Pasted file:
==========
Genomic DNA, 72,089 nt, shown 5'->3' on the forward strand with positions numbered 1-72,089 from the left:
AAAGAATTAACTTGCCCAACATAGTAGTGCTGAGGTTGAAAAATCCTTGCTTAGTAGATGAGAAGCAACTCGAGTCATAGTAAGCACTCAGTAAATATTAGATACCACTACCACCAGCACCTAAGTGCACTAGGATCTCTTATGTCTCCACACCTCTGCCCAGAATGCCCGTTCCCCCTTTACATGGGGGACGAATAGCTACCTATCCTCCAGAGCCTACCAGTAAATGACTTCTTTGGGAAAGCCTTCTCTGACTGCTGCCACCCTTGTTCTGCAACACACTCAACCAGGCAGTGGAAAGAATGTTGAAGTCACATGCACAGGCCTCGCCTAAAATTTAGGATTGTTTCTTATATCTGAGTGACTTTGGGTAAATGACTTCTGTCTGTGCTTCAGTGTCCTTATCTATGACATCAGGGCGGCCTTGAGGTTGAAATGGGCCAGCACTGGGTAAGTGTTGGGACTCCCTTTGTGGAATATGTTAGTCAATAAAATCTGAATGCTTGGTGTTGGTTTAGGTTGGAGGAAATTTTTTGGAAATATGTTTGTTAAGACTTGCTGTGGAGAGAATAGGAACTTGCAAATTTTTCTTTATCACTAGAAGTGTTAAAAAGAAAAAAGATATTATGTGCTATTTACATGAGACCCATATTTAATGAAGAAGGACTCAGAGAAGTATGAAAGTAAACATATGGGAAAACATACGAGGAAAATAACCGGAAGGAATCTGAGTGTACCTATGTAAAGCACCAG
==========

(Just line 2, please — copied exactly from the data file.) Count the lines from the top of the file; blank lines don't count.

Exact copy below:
AAAGAATTAACTTGCCCAACATAGTAGTGCTGAGGTTGAAAAATCCTTGCTTAGTAGATGAGAAGCAACTCGAGTCATAGTAAGCACTCAGTAAATATTAGATACCACTACCACCAGCACCTAAGTGCACTAGGATCTCTTATGTCTCCACACCTCTGCCCAGAATGCCCGTTCCCCCTTTACATGGGGGACGAATAGCTACCTATCCTCCAGAGCCTACCAGTAAATGACTTCTTTGGGAAAGCCTTCTCTGACTGCTGCCACCCTTGTTCTGCAACACACTCAACCAGGCAGTGGAAAGAATGTTGAAGTCACATGCACAGGCCTCGCCTAAAATTTAGGATTGTTTCTTATATCTGAGTGACTTTGGGTAAATGACTTCTGTCTGTGCTTCAGTGTCCTTATCTATGACATCAGGGCGGCCTTGAGGTTGAAATGGGCCAGCACTGGGTAAGTGTTGGGACTCCCTTTGTGGAATATGTTAGTCAATAAAATCTGAATGCTTGGTGTTGGTTTAGGTTGGAGGAAATTTTTTGGAAATATGTTTGTTAAGACTTGCTGTGGAGAGAATAGGAACTTGCAAATTTTTCTTTATCACTAGAAGTGTTAAAAAGAAAAAAGATATTATGTGCTATTTACATGAGACCCATATTTAATGAAGAAGGACTCAGAGAAGTATGAAAGTAAACATATGGGAAAACATACGAGGAAAATAACCGGAAGGAATCTGAGTGTACCTATGTAAAGCACCAG